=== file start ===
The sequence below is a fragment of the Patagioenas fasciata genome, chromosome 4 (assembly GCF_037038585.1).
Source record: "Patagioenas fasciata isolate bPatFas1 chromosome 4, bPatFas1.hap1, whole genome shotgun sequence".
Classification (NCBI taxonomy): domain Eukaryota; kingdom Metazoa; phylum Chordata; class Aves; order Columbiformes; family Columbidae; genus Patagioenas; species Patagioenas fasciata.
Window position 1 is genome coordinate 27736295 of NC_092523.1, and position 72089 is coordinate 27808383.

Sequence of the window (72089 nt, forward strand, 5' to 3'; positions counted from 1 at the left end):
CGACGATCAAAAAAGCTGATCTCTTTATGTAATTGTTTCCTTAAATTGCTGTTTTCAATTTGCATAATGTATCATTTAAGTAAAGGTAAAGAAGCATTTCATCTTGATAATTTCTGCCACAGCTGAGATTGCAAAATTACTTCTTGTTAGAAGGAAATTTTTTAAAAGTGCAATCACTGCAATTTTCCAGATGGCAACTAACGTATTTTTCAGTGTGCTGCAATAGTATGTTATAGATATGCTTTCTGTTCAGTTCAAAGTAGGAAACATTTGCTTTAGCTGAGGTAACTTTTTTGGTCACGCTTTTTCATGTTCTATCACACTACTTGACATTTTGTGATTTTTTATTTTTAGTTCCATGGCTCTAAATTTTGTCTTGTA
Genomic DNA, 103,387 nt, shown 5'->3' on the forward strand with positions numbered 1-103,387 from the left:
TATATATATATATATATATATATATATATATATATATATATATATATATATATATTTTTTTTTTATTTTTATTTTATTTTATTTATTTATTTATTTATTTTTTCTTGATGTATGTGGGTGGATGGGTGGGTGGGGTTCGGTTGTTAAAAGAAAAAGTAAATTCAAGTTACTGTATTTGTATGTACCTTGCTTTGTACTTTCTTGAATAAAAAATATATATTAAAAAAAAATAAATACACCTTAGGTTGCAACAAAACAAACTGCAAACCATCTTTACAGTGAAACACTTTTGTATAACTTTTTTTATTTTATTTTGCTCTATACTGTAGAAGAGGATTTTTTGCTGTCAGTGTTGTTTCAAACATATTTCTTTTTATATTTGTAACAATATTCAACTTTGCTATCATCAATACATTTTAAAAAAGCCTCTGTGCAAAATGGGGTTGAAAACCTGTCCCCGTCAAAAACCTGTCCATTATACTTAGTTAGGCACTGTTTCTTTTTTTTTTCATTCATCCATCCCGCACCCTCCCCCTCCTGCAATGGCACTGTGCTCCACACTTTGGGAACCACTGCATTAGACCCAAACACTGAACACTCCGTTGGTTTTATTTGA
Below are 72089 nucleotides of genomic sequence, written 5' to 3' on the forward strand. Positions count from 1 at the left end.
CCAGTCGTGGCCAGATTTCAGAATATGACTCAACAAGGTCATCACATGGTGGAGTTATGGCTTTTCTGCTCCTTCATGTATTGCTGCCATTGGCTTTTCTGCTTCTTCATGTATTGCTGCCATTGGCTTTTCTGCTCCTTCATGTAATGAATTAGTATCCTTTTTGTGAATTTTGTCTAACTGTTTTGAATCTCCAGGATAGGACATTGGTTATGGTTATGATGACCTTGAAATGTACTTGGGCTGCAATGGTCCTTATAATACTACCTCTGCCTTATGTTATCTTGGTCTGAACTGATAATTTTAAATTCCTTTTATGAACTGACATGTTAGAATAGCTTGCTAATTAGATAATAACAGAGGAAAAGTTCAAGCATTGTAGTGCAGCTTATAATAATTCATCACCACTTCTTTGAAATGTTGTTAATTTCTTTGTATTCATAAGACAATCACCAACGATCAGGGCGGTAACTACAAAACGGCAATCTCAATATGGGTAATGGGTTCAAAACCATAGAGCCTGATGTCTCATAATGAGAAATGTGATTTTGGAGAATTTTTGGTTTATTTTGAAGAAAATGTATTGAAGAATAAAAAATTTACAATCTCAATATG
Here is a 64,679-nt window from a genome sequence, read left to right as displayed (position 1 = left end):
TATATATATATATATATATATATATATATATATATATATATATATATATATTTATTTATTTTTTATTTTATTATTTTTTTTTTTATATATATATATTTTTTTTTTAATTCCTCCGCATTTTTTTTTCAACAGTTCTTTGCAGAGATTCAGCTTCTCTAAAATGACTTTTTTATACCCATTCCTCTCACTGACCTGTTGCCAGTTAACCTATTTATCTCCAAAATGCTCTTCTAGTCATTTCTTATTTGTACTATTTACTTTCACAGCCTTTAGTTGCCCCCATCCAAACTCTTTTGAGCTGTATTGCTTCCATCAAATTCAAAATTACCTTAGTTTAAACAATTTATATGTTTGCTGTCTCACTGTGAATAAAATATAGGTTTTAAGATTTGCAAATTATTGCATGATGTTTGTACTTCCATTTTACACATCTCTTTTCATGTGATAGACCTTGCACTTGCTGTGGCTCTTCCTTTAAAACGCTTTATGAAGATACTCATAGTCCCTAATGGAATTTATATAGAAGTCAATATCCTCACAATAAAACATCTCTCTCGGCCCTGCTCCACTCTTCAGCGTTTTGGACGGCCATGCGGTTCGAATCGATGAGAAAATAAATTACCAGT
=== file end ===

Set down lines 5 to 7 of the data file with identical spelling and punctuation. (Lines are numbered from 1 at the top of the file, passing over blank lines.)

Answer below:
Sequence of the window (72089 nt, forward strand, 5' to 3'; positions counted from 1 at the left end):
CGACGATCAAAAAAGCTGATCTCTTTATGTAATTGTTTCCTTAAATTGCTGTTTTCAATTTGCATAATGTATCATTTAAGTAAAGGTAAAGAAGCATTTCATCTTGATAATTTCTGCCACAGCTGAGATTGCAAAATTACTTCTTGTTAGAAGGAAATTTTTTAAAAGTGCAATCACTGCAATTTTCCAGATGGCAACTAACGTATTTTTCAGTGTGCTGCAATAGTATGTTATAGATATGCTTTCTGTTCAGTTCAAAGTAGGAAACATTTGCTTTAGCTGAGGTAACTTTTTTGGTCACGCTTTTTCATGTTCTATCACACTACTTGACATTTTGTGATTTTTTATTTTTAGTTCCATGGCTCTAAATTTTGTCTTGTA
Genomic DNA, 103,387 nt, shown 5'->3' on the forward strand with positions numbered 1-103,387 from the left: